This webpage belongs to www.alexandriancomputus.net, which is a website promoting [Jan Zuidhoek (2019) Reconstructing Metonic 19-year Lunar Cycles (on the basis of NASA’s Six Millennium Catalog of Phases of the Moon): Zwolle], and shows section Summary of this pioneering book, which is available via this website.

 

 

Summary

It is the development the Alexandrian Metonic 19-year lunar cycle method underwent which formed the mainstream of the history of the computus paschalis that had risen in third century Alexandria (Egypt) to eventually flow into the modern method of determining the Gregorian calendar date of Easter Sunday. Between the construction of the very first Metonic 19‑year lunar cycle by the Alexandrian computist Anatolius (between AD 250 and 270) and the replacement of the Julian calendar with the Gregorian calendar (in the year 1582) it was only once, namely shortly before the first council of Nicaea (AD 325), that in Alexandria a completely new Metonic 19‑year lunar cycle was created, if not by only simply advancing the dates of Anatolius’ 19‑year lunar cycle bydays, then by constructing it directly or indirectly on the basis of contemporary lunar tables. After having reconstructed both of these lost ante‑Nicene Metonic 19-year lunar cycles, we establish that:

1) the first of them (indeed referred to as ‘Anatolius’ 19-year lunar cycle’) is nothing but the proto-Alexandrian 19-year lunar cycle reconstructed in 2009;

2) the second of them (referred to as ‘the archetypal Alexandrian 19‑year lunar cycle’) is nothing but the archetype from which after AD 325 one after another each of the three well‑known post-Nicene Alexandrian Metonic 19‑year lunar cycles was obtained simply by moving only 1 of the 19 different dates of its immediate predecessor one day forward or back (see Table 8);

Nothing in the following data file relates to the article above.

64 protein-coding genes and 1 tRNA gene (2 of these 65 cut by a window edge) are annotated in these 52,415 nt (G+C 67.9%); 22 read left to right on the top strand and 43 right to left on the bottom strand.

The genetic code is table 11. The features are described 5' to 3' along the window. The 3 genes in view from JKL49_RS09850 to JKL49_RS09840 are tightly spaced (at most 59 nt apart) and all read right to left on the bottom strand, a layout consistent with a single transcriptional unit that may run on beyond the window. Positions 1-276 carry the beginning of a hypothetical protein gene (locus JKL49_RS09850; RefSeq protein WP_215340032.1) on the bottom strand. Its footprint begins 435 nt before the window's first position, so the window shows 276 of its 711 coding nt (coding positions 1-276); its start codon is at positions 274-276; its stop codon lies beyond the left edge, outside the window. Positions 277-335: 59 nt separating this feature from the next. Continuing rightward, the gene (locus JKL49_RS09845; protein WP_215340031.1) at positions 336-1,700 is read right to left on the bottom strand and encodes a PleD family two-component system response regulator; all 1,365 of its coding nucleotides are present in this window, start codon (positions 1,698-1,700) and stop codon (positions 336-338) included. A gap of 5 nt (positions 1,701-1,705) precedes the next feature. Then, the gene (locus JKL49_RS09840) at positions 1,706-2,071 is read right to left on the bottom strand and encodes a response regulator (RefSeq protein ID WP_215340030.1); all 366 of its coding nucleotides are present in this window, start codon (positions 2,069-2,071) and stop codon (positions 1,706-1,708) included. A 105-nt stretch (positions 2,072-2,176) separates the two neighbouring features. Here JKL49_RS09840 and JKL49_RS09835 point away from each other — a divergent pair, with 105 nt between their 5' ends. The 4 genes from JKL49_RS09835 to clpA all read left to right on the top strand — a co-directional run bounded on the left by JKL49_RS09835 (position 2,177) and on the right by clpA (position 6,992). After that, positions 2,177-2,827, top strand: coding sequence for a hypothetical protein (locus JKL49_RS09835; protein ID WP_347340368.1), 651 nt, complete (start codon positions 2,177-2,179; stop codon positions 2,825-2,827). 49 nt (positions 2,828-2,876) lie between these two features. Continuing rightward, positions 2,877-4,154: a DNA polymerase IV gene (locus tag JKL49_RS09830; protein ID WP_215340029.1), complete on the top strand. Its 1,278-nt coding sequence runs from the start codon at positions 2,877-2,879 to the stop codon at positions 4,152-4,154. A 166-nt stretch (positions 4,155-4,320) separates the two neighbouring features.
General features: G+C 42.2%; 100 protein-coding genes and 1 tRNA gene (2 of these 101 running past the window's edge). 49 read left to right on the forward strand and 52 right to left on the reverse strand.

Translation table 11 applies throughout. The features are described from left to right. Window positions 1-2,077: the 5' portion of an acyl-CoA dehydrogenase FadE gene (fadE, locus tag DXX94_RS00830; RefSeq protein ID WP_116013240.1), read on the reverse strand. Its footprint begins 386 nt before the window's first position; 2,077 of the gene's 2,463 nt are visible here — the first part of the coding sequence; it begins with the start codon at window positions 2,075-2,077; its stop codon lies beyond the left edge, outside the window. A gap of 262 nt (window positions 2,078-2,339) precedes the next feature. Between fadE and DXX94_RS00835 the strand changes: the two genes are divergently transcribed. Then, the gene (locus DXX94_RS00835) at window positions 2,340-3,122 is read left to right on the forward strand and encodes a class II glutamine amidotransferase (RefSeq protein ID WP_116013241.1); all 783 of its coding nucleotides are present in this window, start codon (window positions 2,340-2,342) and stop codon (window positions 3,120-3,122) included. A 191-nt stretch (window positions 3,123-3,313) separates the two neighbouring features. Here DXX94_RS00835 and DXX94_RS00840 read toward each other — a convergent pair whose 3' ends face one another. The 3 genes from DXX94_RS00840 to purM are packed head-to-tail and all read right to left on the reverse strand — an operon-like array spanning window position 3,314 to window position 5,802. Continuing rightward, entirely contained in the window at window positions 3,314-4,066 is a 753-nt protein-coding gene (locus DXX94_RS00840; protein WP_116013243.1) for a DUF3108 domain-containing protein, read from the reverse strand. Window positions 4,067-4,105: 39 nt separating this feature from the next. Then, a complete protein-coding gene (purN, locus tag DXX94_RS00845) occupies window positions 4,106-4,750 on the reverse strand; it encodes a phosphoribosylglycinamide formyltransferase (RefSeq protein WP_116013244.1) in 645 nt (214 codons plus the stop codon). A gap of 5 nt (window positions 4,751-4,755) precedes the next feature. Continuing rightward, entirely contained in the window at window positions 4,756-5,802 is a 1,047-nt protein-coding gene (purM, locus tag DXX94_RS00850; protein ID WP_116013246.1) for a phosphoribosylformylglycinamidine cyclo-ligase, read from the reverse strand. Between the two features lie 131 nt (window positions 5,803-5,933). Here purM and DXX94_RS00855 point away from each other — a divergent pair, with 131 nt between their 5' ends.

3) the cause of the 2-day gap between them (referred to as ‘the ante-Nicene Alexandrian 2-day gap’) must be sought in the transition from the more Jewish Christian world of the third century to the more Gentile Christian world of the fourth (as a result of which Alexandrian computists began to use the Egyptian lunar calendar more familiar to them instead of the Alexandrian version of the Jewish lunar calendar);

4) both Anatolius’ 19-year lunar cycle and the sequence of Paschal dates generated by it according to the old Alexandrian Paschal rule have de facto lower limit date 23 March;

5) the archetypal Alexandrian 19-year lunar cycle has de facto lower limit date 21 March but the sequence of Paschal dates generated by it according to the new Alexandrian Paschal rule has de facto lower limit date 22 March (the same applies to the well-known three post‑Nicene Alexandrian Metonic 19-year lunar cycles).

We conclude that Anatolius may be considered to be the founder of the efficient Alexandrian Metonic 19-year lunar cycle method of determining the Julian calendar date of Paschal Sunday from which thirteen centuries later the Italian astronomer Luigi Lilio and subsequently the German mathematician Christoph Clavius could develop a modern, astronomically more correct, system for determining the Gregorian calendar date of Easter Sunday.

 

 

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